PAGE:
Landlord News

Most Landlords Choosing 5-Year Fixed Rate Deals

Rose Jinks - January 23, 2019

An increasing number of landlords are choosing five-year fixed rate deals when investing with a mortgage, according to the latest Buy-to-Let Index from Mortgages for Business.

In the fourth quarter (Q4) of 2018, 84% of landlords opted for five-year fixed rate deals, which is up from 70% in Q3.

In total, 97% of landlords now choose a fixed rate mortgage. The popularity of five-year fixed rate deals is likely linked to less stringent tests and the promise of greater security in the current uncertain economic climate.

Steve Olejnik, the Managing Director of Mortgages for Business, says: “Whilst, for landlords, the preference for five-year rates is both a protective measure and an opportunity to maximise borrowing, from a market perspective, it will reduce the volume of remortgaging over the next few years. Both lenders and brokers need to take this into account when projecting business growth.”

Elsewhere in the sector, more than half (55%) of all newly submitted buy-to-let mortgage applications were from landlords using limited companies in Q4, which is up from 44% in the previous quarter. This indicates a shift away from borrowing personally.

By value, these applications accounted for 51% of all requested borrowing, which is up from 39% in Q3. Over half of the buy-to-let lenders tracked in the report now offer products to limited company landlords.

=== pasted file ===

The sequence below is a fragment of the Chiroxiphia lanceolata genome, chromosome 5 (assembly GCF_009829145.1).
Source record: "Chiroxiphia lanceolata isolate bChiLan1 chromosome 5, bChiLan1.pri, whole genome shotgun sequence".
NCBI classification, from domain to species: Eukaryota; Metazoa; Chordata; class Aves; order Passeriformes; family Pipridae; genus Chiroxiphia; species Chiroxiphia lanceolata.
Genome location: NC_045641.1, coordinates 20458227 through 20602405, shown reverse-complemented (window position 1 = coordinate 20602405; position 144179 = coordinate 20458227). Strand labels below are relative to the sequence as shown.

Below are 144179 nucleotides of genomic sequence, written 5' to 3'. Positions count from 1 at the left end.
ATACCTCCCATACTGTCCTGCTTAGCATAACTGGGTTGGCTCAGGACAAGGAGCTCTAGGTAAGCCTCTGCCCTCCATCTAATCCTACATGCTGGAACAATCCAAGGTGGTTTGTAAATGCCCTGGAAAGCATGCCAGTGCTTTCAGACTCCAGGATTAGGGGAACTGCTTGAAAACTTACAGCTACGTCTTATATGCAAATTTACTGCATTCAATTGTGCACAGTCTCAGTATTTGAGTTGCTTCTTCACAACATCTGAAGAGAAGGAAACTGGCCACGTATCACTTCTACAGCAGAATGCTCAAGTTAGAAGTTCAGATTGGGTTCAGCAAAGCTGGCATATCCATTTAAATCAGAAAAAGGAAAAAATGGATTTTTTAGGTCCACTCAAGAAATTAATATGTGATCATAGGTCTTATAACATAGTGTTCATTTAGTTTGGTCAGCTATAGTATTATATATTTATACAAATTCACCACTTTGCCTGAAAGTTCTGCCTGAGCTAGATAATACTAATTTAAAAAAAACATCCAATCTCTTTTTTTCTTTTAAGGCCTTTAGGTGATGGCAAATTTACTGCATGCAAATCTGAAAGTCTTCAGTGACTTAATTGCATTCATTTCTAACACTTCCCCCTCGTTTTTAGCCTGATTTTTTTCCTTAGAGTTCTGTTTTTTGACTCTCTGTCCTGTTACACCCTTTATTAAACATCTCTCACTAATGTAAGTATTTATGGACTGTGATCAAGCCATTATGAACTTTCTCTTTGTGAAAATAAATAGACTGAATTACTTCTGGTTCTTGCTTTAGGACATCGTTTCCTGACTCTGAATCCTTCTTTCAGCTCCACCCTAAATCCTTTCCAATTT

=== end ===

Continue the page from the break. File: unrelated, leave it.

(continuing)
“I expect the uptick in the use of limited companies to continue, as landlords adjust their investment strategies to cope with the new tax environment and underwriting guidelines for lenders from the PRA [Prudential Regulation Authority],” Olejnik claims.

The way that lenders charge borrowers has also changed. Nearly half of all products had a percentage-based arrangement fee attached to them, which has risen from 42% at the beginning of 2018. The reason for this is likely to be the market becoming increasingly specialist in nature.

Olejnik explains: “Loans for specialist scenarios tend to be higher, and so lenders are able to claw back some of the margins they have lost through competitive pricing, by applying a percentage-based fee, rather than a flat fee. Almost always, there is no incentive for lenders to offer products without fees for more complex borrowing scenarios.”

The average flat fee rose from £1,423 in Q4 2017 to £1,506 in Q4 2018 – the first time this figure has increased above £1,500 since Q1 2016.

At that time, the average flat fee rate stood at £1,556, as there was a rush of buy-to-let applications as landlords raced to complete transactions ahead of the introduction of the Stamp Duty surcharge on purchases of additional homes.